General Electric Co on Wednesday unexpectedly reported a quarterly profit and a positive cash flow on the back of cost cuts and improvements in its power and renewable energy businesses, sending its shares 10 per cent higher.
The Boston-based industrial conglomerate reported a free cash flow of $514 million from industrial operations in the third quarter, compared with an outflow of $2.1 billion in the previous quarter and Refinitiv’s average analyst estimate of an outflow of $876 million.
GE said it expects industrial free cash flow to be at least $2.5 billion in the fourth quarter and positive in 2021.
Adjusted profit for the quarter came in at 6 cents per share compared with Refinitiv’s average analyst estimate of a loss of 4 cents per share.
The company’s shares, which have fallen about 40 per cent since the beginning of 2020, were up about 10.3 per cent at $7.83 in morning trading.
“We are managing through a still-difficult environment with better operational execution across our businesses,” said Chief Executive Lawrence Culp.
Culp is trying to turn around the company by improving free cash flow and cutting debt. However, the coronavirus pandemic has hit those efforts by hammering GE’s aviation unit, usually the company’s most profitable and most cash-generative segment.
In response to the pandemic-induced turmoil, GE is cutting $2 billion in costs and aiming to generate $3 billion in cash savings. The company said it has, thus far, realized 75 per cent of its target.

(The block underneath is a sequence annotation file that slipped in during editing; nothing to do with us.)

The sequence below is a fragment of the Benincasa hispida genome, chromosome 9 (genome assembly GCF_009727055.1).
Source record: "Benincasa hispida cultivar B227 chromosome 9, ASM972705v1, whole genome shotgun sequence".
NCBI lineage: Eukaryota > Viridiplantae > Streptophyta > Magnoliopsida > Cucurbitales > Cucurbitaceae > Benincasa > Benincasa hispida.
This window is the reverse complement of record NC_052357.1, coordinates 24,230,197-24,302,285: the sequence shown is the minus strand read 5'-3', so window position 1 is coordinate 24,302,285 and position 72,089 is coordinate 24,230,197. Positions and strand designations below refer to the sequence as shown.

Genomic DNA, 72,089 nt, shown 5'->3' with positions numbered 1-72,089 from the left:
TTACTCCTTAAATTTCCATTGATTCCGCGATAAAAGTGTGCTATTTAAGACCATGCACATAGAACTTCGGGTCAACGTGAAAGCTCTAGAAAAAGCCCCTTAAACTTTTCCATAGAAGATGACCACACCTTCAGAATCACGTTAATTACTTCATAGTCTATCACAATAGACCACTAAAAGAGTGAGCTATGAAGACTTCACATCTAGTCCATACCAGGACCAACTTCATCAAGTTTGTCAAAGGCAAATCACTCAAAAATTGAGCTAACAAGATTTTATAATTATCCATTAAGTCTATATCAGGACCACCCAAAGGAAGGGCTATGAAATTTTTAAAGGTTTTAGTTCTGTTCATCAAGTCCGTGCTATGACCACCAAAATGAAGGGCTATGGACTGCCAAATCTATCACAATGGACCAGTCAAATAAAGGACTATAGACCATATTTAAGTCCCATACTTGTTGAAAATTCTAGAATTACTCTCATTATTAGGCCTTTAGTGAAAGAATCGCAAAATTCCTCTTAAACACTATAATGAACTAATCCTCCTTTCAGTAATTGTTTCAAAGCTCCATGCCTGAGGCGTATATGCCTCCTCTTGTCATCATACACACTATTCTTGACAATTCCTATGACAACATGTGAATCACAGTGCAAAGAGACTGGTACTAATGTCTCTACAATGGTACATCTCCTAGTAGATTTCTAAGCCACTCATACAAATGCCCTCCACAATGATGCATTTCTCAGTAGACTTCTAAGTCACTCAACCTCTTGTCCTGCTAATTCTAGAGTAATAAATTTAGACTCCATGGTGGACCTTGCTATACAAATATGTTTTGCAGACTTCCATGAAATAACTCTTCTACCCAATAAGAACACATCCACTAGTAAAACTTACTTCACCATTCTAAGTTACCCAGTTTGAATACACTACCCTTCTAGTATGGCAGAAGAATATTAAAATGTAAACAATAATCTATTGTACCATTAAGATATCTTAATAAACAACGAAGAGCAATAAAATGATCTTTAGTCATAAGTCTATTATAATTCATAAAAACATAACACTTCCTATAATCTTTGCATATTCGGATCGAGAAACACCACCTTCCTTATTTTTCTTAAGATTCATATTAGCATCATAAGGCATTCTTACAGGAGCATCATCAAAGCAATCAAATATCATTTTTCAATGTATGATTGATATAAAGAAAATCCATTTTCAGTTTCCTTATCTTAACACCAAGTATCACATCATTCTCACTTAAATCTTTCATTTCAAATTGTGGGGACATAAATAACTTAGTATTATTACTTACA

Chief Financial Officer Carolina Dybeck Happe told investors on an earnings call that the company has thus far reduced its headcount by more than 15,000 and aims to have 20,000 fewer employees by the end of 2020 as part of its cost-cut drive.
Revenue at both power and renewable energy businesses recovered from the last quarter even as orders saw a double-digit dip. Revenue at GE’s aviation unit fell an annual 39 per cent in the latest quarter.
Analysts at Gordon Haskett Research Advisors said the earnings report would “reinforce the messaging that GE has fundamentally bottomed.”
However, a resurgence in new COVID-19 cases has raised the risk of prolonging the downturn in the aviation industry, which has led to a sharp cutback in maintenance spending by airlines, hitting both large and small suppliers.
This has compounded the troubles at GE’s aviation unit, which makes engines for Boeing Co and Airbus SE and had already been reeling from the grounding of Boeing’s 737 Max planes.
Happe said aviation orders more than halved during the quarter, with a 60 per cent decline in both commercial engines and commercial services.
Boeing on Wednesday said it would take three years for passenger travel to return to pre-pandemic levels.
GE said an annual test of reserves in its legacy insurance business resulted in a “small positive margin” with no impact to earnings.
Mounting losses related to the company’s run-off insurance operations - a portfolio of about 300,000 long-term care insurance policies it holds in its GE Capital unit - forced the company to take a $6.2 billion charge in 2018 and put aside $15 billion in reserves to shore it up.
The insurance charge also brought scrutiny from securities regulators. Earlier this month, GE warned that it could face a civil action for possible violations of securities laws over its accounting for the insurance business.
GE said it has reserved $100 million to cover potential penalties for all the accounting investigations. Happe said the amount was “appropriate” to cover the probes.
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